Final round results
Abdumalik, Zhansaya - Paehtz, Elisabeth 1-0
Khotenashvili, Bela - Dzagnidze, Nana 0-1
Kosteniuk, Alexandra - Gunina, Valentina ½-½
Krush, Irina - Harika, Dronavalli 1-0
Zatonskih, Anna - Sebag, Marie 1-0
1 Gunina, Valentina 7 27.5
2 Kosteniuk, Alexandra 6.5 25.75
3 Krush, Irina 5.5 25.5
4 Dzagnidze, Nana 5 18.5
5 Harika, Dronavalli 4.5 19.75
Abdumalik, Zhansaya 4.5 16.5
7 Zatonskih, Anna 3.5 12.75
8 Sebag, Marie 3 12.75
Khotenashvili, Bela 3 11.75
10 Paehtz, Elisabeth 2.5 10.75
Almost all the rounds of this event had a lot of excitement, so it wasn’t a surprise that the last one didn’t disappoint. In the battle for first place, GM Gunina had an advantage most of the game against GM Kosteniuk, but Alexandra fought back and even had winning chances at some point before the game finally ended in a draw. Krush completely dominated Harika to secure 3rd place, and Dzagnidze won an all-Georgian matchup to move into 4th. Here’s a breakdown of round 9 results and a summary of the games.
Gunina surprised Kosteniuk with a Berlin, not her usual opening of choice. Valentina played the opening superbly, and soon secured an advantage with a passed a-pawn and better structure. Alexandra kept her cool, however, and in the time pressure phase managed to outplay her opponent. White’s chances were better after she managed the d4 break, and it looked like Kosteniuk might have great chances for a win. Unfortunately for her, just before she made time control, she blundered by moving her bishop from a3. This allowed Valentina to push her passed pawn to a2, and after that Black was once again winning. Gunina played a bit conservatively, even trading off her extra pawn to secure a dead drawn endgame, knowing it was enough to grab 1st. Alexandra tried to the bitter end, but it was not to be, and GM Valentina Gunina was crowned Cairns Cup Champion. Kosteniuk’s tournament was still quite a strong one, and 2nd place is certainly no shabby result.
GM Irina Krush - GM Harika Dronavalli 1-0
Irina outplayed Harika in a Na6 King’s Indian. Black’s position soon became quite passive, and White was completely in control with a queenside initiative for very little counterplay. Harika defended well for awhile, but it was clear her position would be very difficult to hold. Her blunder on move 41 sealed her fate, allowing Irina the powerful tactic with 42. Nxg5! She soon stole two more pawns with another tactic, and while there were opposite bishops, it was simply too many pawns to offer Black any hope. The American GM took the pawn without too much difficulty, and secured 3rd place in the event. Harika has to be disappointed to be knocked back to 50%, and will rue some of her missed chances in other games.
GM Bela Khotenashvili - GM Nana Dzagnidze 0-1
A dry London system resulted in a position that was quite even. Nana gained some space in the center, but it was unclear that it would lead anywhere. Bela perhaps unwisely advanced her pawn to d5, where it eventually became a clear weakness. Despite this, it was only the imprecise 30. C4 which caused her downfall, whereas Rb4 followed by c4 kept an eye on the a4 pawn and the game remained roughly balanced. While Dzagnidze didn’t get to keep her pawn, the black kingside pawns were farther advanced than the white queenside pawns, and this advantage proved to be too much. Nana converted her advantage well, and by doing so she leapfrogged Harika into 4th place. Bela had a lot of decisive and exciting games in the event, but her result was certainly below her standard.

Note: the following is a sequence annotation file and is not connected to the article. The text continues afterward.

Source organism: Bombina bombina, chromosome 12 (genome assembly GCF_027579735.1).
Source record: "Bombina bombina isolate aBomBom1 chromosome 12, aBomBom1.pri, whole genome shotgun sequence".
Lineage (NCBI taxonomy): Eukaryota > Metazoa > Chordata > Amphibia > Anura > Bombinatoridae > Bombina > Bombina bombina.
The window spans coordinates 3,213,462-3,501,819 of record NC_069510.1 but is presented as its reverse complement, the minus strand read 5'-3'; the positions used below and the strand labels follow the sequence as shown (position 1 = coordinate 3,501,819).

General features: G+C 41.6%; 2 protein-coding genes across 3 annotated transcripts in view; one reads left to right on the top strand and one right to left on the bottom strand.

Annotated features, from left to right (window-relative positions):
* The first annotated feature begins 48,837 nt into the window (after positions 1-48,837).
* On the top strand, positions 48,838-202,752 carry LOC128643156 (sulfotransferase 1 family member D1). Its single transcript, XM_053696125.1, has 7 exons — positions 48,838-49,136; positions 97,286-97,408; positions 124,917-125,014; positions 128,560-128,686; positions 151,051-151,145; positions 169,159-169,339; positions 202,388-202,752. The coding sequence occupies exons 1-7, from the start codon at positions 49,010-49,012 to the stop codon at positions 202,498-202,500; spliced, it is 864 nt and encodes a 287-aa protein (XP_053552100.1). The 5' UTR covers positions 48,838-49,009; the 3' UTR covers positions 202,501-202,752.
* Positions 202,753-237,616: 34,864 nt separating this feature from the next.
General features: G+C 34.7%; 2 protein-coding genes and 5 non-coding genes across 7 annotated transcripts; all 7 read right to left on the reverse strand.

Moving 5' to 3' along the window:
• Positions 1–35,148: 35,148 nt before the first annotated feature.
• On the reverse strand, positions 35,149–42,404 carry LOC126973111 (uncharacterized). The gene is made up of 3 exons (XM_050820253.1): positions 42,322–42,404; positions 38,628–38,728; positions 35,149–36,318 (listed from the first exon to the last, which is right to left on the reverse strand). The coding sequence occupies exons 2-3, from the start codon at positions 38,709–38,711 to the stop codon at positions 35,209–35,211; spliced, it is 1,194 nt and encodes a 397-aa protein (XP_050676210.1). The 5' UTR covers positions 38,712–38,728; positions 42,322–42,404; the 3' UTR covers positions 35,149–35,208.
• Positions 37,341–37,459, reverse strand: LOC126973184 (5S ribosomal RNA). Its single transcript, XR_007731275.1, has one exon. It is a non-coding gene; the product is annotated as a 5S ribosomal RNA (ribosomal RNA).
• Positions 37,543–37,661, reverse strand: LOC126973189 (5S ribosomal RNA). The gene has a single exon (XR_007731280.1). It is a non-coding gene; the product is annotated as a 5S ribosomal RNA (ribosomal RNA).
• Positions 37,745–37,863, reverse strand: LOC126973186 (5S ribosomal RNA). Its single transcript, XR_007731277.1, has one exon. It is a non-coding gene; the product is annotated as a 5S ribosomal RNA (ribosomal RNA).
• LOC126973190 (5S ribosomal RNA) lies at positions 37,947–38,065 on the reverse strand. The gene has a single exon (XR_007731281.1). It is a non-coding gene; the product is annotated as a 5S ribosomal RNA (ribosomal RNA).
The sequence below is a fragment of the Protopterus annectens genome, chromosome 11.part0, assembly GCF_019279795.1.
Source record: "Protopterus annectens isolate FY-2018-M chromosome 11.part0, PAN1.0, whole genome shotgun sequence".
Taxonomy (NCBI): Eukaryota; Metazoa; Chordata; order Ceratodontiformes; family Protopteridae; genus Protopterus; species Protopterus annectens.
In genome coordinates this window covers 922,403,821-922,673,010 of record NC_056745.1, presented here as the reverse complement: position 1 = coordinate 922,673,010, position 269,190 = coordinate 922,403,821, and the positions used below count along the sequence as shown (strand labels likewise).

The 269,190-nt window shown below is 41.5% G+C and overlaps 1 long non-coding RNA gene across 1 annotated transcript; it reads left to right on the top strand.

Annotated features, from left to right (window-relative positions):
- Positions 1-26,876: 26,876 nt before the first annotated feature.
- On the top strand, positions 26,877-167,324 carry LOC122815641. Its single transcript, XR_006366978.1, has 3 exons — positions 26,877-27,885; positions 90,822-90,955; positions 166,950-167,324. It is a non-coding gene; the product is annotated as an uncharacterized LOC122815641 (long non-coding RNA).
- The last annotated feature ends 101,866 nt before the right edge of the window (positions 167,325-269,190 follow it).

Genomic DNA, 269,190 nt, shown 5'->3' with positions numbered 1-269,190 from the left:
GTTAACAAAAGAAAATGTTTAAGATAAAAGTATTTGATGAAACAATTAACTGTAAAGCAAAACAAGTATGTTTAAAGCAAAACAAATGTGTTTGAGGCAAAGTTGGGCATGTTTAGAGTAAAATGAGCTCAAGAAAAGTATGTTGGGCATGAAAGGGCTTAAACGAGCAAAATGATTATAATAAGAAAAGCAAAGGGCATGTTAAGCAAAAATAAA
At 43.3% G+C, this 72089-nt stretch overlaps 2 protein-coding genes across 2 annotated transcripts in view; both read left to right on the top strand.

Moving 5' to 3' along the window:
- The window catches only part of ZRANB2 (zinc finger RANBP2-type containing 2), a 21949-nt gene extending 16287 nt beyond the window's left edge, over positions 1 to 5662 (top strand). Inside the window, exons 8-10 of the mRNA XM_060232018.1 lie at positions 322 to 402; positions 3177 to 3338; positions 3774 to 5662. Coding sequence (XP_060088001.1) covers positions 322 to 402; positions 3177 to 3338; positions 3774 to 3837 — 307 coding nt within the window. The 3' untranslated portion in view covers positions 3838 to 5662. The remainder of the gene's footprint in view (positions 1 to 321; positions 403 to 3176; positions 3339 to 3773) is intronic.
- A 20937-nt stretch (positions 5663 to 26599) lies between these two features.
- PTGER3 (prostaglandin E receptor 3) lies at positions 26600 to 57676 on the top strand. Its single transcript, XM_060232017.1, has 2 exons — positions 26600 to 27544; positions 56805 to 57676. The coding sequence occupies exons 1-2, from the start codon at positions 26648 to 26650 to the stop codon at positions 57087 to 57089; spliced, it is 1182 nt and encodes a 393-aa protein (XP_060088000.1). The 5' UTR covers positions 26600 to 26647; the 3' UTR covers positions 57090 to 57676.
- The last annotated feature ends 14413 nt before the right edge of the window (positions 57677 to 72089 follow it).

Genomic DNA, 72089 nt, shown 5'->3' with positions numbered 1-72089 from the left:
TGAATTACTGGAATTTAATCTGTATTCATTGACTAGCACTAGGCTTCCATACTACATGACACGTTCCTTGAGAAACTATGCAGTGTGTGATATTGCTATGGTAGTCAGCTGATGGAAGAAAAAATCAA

IM Zhansaya Abdumalik - IM Elisabeth Paehtz 1-0
These two duked it out in a Chigorin Ruy Lopez. The position was locked early, and a maneuvering game commenced. It looked even for quite awhile until Paehtz went for a Nc5-d3 idea, which is always risky in such positions, as the d3 pawn can become extremely weak. This is what happened, and while the German avoided losing a pawn, she lost her d6 pawn and had serious issues with piece coordination. Zhansaya used her d-pawn, as well as the awkwardness of Elisabeth’s pieces, to create problems the German couldn’t solve. She finished off the game with a nice tactic which creates a c-pawn that cannot be stopped. A nice way to finish the tournament for the Kazakh, who ends up on 50%, while Paehtz was not rewarded in this event despite playing plenty of interesting chess.
IM Anna Zatonskih - GM Marie Sebag 1-0
In a Qb3 slav, the game reached a double-edged but normal position. Disaster struck for Marie when she opted for 14… Ng6, which positionally looks normal, but walks into the nasty move 15. Nb5. Anna didn’t miss her chance. With an extra pawn and Black’s king floundering on f8, there wasn’t much to be cheerful about in Black’s position. Soon thereafter, she trapped Marie’s knight on h4, then converted the ending without too many difficulties. The American concludes a tough tournament with a win, while Marie’s tournament will be one she’ll want to forget.
Here are the final standings including the prize breakdown. Gunina may have been the big winner, but it was quite a decent payday for all of the participants.